Former Fort Worth Dunbar boys basketball coach Robert Hughes and former Granbury girls coach Leta Andrews are again finalists for election into the Naismith Memorial Basketball Hall of Fame.
They were also nominated last year, and are among 14 finalists announced Friday during NBA All-Star festivities in Toronto.
The Class of 2016 will be announced April 4 in Houston before the NCAA men’s championship game. A finalist needs 18 of 24 votes from the Honors Committee for election.
Enshrinement is Sept. 8-10 in Springfield, Mass.
Hughes, 87, coached high school basketball in Texas for 47 years and ranks first on the all-time wins list for boys high school coaches, with a won-loss record of 1,333-247. He led his teams to 35 district championships and five state championships.
Hughes is again honored for the nomination, “I’m from beautiful Stop Six Texas, so I’m OK either in or out.”
He contends that two high school coaches who worked 49 miles apart will cancel each other out in the voting.
“I won’t get excited now because I don’t think the double thing’s gonna work,” Hughes said. “Nothing I can do about, but if they want to do it, do it.”
Hughes’ coaching career began at Fort Worth I.M. Terrell during the era of racial segregation. At Terrell, he won three Prairie View Interscholastic League championships. He then moved to Dunbar, where he won two UIL titles and built the Wildcats into one of the most consistent programs in the country. He retired in 2005.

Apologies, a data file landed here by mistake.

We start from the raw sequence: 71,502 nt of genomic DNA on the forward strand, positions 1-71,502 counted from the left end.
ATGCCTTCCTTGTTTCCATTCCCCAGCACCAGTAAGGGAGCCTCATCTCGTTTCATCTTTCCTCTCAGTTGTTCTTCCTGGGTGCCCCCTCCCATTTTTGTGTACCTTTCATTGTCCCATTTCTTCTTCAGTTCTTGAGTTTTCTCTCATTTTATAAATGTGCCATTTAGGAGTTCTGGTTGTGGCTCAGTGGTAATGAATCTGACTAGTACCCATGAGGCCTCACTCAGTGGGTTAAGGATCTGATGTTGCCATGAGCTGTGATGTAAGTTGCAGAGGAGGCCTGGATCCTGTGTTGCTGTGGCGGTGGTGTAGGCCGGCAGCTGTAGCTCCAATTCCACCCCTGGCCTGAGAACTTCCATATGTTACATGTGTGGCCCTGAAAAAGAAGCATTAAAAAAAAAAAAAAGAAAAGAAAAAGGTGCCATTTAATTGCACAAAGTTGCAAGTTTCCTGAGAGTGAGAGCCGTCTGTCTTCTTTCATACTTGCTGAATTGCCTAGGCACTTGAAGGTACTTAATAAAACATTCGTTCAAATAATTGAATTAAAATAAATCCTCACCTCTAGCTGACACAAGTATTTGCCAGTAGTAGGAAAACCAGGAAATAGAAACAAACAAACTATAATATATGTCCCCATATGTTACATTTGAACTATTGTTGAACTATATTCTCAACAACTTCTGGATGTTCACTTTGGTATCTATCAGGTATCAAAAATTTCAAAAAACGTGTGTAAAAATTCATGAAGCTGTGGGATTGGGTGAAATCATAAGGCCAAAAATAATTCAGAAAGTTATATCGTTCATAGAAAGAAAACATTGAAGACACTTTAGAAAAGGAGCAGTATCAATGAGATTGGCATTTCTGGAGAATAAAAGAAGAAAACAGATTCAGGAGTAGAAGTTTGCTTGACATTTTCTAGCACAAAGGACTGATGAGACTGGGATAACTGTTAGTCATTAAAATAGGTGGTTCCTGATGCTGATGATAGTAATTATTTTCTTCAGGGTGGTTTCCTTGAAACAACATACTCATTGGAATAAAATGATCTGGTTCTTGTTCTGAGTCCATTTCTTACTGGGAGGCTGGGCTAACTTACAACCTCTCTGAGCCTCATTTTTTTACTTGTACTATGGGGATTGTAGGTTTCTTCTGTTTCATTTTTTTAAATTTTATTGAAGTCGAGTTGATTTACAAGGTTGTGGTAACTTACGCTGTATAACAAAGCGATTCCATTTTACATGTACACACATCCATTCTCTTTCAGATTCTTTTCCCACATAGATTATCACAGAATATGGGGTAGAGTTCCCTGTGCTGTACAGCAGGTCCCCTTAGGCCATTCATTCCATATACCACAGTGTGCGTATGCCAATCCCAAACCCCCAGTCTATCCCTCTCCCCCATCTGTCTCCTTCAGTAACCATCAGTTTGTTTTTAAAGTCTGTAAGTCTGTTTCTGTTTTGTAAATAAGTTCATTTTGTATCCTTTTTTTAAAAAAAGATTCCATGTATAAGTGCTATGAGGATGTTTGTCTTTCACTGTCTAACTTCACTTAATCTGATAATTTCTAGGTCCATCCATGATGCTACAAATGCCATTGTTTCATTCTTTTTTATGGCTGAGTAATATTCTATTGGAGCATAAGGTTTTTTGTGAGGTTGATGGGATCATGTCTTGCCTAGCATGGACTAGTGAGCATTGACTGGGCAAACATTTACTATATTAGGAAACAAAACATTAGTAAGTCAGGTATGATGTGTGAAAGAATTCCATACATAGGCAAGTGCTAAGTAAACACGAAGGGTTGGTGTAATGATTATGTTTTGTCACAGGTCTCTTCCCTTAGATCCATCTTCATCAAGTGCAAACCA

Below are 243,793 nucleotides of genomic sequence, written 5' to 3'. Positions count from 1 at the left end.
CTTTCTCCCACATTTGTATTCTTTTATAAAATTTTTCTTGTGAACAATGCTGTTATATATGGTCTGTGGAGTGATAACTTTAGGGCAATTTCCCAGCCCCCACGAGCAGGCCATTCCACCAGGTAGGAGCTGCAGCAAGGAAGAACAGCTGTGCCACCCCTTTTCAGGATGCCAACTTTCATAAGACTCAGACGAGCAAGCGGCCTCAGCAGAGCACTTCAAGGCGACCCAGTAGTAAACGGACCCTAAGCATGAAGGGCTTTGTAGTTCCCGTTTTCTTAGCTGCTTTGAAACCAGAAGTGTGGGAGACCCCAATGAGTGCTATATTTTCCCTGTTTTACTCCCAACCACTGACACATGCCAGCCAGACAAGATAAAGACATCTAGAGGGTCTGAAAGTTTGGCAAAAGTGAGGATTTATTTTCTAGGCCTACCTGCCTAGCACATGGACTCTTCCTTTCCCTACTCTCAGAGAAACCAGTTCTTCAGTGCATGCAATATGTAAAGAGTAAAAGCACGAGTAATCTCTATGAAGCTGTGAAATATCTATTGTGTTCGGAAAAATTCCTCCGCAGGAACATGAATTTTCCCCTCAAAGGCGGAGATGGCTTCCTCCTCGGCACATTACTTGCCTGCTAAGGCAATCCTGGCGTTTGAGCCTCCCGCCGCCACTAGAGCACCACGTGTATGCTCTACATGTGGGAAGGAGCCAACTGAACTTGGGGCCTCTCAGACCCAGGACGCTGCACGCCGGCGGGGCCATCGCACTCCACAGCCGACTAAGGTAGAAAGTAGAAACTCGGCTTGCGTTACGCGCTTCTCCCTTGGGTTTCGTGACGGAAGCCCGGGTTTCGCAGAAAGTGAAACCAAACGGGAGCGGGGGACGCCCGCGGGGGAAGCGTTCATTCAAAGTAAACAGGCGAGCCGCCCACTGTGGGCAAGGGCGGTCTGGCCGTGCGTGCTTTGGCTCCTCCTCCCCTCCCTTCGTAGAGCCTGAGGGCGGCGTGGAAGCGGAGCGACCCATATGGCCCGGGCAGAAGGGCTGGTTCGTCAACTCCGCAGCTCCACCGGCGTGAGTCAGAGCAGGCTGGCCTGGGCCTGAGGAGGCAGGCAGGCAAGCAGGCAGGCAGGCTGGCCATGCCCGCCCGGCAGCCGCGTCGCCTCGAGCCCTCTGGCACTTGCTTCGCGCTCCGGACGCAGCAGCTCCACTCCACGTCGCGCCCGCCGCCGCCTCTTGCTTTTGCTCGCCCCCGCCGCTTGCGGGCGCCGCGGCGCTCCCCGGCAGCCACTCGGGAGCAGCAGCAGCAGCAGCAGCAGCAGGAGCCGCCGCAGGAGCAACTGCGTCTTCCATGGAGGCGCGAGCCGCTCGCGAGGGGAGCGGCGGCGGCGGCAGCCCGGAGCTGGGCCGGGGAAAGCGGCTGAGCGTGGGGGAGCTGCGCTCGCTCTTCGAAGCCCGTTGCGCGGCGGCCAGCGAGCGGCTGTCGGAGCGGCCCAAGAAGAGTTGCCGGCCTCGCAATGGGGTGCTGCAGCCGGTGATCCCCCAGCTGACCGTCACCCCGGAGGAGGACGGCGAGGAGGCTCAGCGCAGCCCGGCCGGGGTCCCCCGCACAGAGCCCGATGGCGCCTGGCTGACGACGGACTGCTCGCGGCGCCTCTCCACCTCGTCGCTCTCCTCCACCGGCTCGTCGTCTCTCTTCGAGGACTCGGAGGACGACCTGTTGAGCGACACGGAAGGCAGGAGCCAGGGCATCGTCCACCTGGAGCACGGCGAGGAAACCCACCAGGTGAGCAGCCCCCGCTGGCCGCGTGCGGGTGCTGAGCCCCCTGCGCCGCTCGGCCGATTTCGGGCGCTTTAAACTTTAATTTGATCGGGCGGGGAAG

Andrews, 78, coached for more than 50 years and is the all-time winningest girls high school coach, with 1,416 victories. She led her teams to 16 state final four appearances and a state championship in 1990. Andrews retired in 2014.
“It warms my heart in fact that they haven’t forgotten me,” Andrews said. “I couldn’t think of an award that would be any sweeter than the one named for the gentleman that invented the game of basketball.”
Andrews coached the West team in the McDonald’s All-America Game in 2004 and the West team in the Gatorade All-America Game in 2009. She was named the NHSCA National High School Coach of the Year in 2007 and won the Morgan Wootten Lifetime Achievement Award in 2007. She was inducted into the High School Basketball Hall of Fame in 1995 and the Women’s Basketball Hall of Fame in 2010.
Hughes served as head coach of the McDonald’s All-America Game West team in 2001, was named the NHSCA National High School Coach of the Year in 2003 and won the the Morgan Wootten Lifetime Achievement Award in 2010. He has been inducted into the Texas Basketball Hall of Fame (1993) and High School Basketball Hall of Fame (2003).
Hughes still often scouts Dunbar games for his son, Robert Hughes Jr., the Wildcats’ coach since dad retired. The current team has already clinched a playoff spot.
“I went to freshman and JV games last night,” the elder Hughes said. “That’s all I’m going to say about that.”
The other finalists are 27-year NBA referee Darell Garretson, eleven-time NBA All-Star Allen Iverson, two-time NABC Coach of the Year Tom Izzo, the first African-American coach in a professional league John McLendon, three-time NBA Finals MVP Shaquille O’Neal, four-time WNBA Champion Sheryl Swoopes, and 10-time AAU National Champions Wayland Baptist University.
Previous finalists included again this year for consideration are the only coach in NCAA history to win 100 games at four different schools Charles “Lefty” Driesell, three-time NBA All-Star Kevin Johnson, three-time Consensus National College Coach of the Year Muffet McGraw, four-time Division III national champion coach Bo Ryan, and four-time National Coach of the Year Eddie Sutton.